The Feversham Arms is just around the corner from the main bustle of Helmsley Market Square, though close enough for a quick stroll around the block to take in the sites to only take a few minutes. This well established local landmark describes itself as a luxury hideaway rather than boutique hotel or country house hotel, a fair assessment that reflects the location and comforts worked into the fabric of the premises which include restaurant, bar and spa facilities along with comfortable rooms. An establishment such as this needs its restaurant to be an attraction in its own right that is also flexible enough to service customers for whom it’s not the focus of the visit. To this end, they’ve recently installed local legend Adam Jackson to work his magic as Head Chef.
Adam is well known across the the Yorkshire hospitality scene, and further afield, thanks to his most recent restaurant on Bootham in York, The Park, which racked up plenty of positivity throughout its life before his move to Helmsley. Prior to that Adam was also pivotal in earning The Black Swan at Oldstead its Michelin Star and setting the scene for that establishment’s illustrious future. I’ve been lucky enough to enjoy food from Adam on a number of occasions which generally involved multi-course intricacies of indulgence but never home comforts, something I was able to add to my list of experiences courtesy of The Feversham recently via a Sunday Lunch.
Sunday Lunch deserves to stand as the high point of that day’s half of the weekend. Some insist that this is a meal that must be enjoyed at home, preferably with someone else cooking, or that it should be no more formal than a pub. I’m happy to enjoy anything on its own merits though so made my way up to Helmsley with the expectation of a thoroughly good feeding. The only hitch with my arrival was my car grounding out slightly on the steep ramp into the car park that also brushed the front chin spoiler, not the end of the world in a slightly soiled 14 year old Golf GTI, but you might want to consider leaving the Ferrari at street level. Once that was dealt with, we made our way to the bright, airy and appropriately distanced dining room to settle in.
The Sunday lunch menu was reassuringly focussed, with a trio each of starters, mains and desserts to form the inventory of decisions. We plumped for Ham Hock and Mackerel to start followed by Beef and Cod, resisting the temptation to double down on the traditional roast beef. Starters are a contentious issue for some when attached to a Sunday lunch, straying into the regional debate about when Yorkshire puddings should be served, but being a restaurant meal we ran with the concept and enjoyed our first dishes. These were of the high standard you’d expect from a chef and establishment with this reputation, both doing a great job of whetting our appetites for main courses. A pressing of ham hock with pig’s cheek croquette was brought to life by delicately balanced pickles and accents of lovage while mackerel tartare had just the right amount of heat from some wasabi and a refreshing amount of cucumber. With those formalities completed, it was onto main courses.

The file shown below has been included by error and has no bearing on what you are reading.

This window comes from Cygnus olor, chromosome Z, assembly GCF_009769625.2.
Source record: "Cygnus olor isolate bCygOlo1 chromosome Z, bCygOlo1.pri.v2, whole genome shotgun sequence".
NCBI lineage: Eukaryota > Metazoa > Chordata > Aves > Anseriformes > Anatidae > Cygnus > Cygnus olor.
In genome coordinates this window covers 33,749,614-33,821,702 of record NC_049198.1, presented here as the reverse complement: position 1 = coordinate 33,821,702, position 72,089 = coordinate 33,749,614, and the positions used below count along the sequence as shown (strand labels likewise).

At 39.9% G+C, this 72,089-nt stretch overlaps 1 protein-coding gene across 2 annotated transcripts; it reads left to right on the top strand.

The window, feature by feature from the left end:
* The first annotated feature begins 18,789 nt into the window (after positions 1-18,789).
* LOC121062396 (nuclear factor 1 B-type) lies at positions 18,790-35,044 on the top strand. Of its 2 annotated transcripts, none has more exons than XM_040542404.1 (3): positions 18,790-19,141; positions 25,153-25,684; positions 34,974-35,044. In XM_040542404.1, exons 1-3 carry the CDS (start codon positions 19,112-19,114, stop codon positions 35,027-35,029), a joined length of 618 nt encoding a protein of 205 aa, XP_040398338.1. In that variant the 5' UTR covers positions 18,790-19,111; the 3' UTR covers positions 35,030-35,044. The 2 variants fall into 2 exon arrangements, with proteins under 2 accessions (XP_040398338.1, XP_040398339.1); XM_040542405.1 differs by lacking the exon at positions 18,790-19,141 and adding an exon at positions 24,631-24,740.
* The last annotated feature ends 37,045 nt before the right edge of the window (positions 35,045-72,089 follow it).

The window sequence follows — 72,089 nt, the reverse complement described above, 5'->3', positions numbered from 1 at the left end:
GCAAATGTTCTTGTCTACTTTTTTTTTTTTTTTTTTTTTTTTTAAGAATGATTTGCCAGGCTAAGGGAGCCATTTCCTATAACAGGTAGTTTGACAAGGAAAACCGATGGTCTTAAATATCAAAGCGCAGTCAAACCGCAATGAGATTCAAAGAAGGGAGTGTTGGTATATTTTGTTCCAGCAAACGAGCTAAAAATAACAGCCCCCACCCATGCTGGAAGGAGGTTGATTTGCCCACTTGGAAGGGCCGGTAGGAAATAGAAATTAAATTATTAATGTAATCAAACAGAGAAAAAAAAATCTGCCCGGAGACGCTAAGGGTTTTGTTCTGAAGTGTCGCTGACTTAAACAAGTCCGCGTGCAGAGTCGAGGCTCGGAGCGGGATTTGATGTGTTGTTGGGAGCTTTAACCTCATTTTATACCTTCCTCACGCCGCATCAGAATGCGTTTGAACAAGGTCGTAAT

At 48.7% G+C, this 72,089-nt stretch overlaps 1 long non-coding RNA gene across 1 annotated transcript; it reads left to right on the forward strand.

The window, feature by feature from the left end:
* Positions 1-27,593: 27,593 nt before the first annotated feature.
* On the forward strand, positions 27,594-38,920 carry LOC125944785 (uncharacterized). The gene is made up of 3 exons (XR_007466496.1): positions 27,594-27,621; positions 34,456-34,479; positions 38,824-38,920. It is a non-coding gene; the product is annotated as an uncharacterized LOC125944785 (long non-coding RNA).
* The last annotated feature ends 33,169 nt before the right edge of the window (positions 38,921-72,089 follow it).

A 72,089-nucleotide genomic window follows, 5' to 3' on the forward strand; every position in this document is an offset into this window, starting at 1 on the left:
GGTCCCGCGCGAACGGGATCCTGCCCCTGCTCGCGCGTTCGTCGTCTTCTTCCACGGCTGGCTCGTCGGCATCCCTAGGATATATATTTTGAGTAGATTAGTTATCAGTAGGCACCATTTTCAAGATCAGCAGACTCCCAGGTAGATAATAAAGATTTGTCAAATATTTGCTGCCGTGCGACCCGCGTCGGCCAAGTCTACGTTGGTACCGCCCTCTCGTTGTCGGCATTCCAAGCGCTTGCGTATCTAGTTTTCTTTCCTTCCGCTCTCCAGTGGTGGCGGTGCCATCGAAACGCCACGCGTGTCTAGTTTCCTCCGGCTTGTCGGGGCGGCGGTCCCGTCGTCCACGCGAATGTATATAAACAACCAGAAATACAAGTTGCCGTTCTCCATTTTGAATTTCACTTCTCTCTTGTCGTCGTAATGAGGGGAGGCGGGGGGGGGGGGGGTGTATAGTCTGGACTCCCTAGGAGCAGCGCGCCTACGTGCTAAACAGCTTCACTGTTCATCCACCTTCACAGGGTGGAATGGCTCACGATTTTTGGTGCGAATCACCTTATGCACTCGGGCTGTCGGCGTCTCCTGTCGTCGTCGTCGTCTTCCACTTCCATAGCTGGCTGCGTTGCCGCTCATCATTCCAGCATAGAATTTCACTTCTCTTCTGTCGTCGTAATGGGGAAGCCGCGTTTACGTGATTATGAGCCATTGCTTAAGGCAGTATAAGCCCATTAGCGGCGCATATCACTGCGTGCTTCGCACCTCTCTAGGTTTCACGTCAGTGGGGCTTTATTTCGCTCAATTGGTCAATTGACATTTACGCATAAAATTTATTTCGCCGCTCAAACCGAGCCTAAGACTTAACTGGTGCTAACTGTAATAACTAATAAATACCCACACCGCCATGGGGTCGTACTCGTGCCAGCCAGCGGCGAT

Little in life is as disappointing as overcooked roast beef but thankfully no such rug pulls came about here as blushing slices of beef drew the eye along with carrot, Yorkshire pud and roast potatoes. To augment this, we also received piping hot cauliflower cheese and some fresh greens to liberally splash gravy across. Everything was all a touch less fine dining than I’m used to from Adam, with no evidence of tweezering onto the plate, but none the worse for it. This was a Sunday Roast elevated to a the highest standard with every element delicious and complementary to one another, cauliflower cheese being particularly compelling. I’d have probably put a couple more roasties on the plate if I’d been serving, but frankly I’d probably be saying that regardless of how many I was presented with and there was certainly no argument to be made with the portions. Cod with curried mussels and cauliflower was equally convincing, though could be a bit far from “meat and veg” for some Sunday Roast preferences if you hold stubbornly traditional views. With my scant regard for tradition I very much enjoyed this dish though, which was deceptively filling thanks to a hefty portion of cod and plentiful cauliflower all wrapped up by a delicately spiced coconut sauce with some powerful micro herbs and crunchy shards to give plenty of variety.
With main courses in the book, we managed to muster just enough appetite to share a chocolate mousse that wore a thin disc of cherry jelly and an immaculate quenelle of cherry ice cream. We wasted no time in deconstructing this to finish the meal, with it continuing the theme of well balanced dishes that showed enough restraint as to be appropriate for a traditional meal. With food having all hit the mark, I’d have been quite happy loitering in the Feversham with the Sunday papers for a good couple of hours, an indulgence that tops off a Sunday lunch beautifully, but was sadly denied to us by the need to retrieve our daughter. I’ve been lucky enough to enjoy some superb Sunday roasts this year and this one more than stood toe to toe with the best, also representing very fair value at £25 for two courses. Adam Jackson is an asset to any kitchen and I’ll look forward to seeing the Feversham gain momentum under his leadership.
Disclaimer: No charge was made for this meal, opinions are impartial.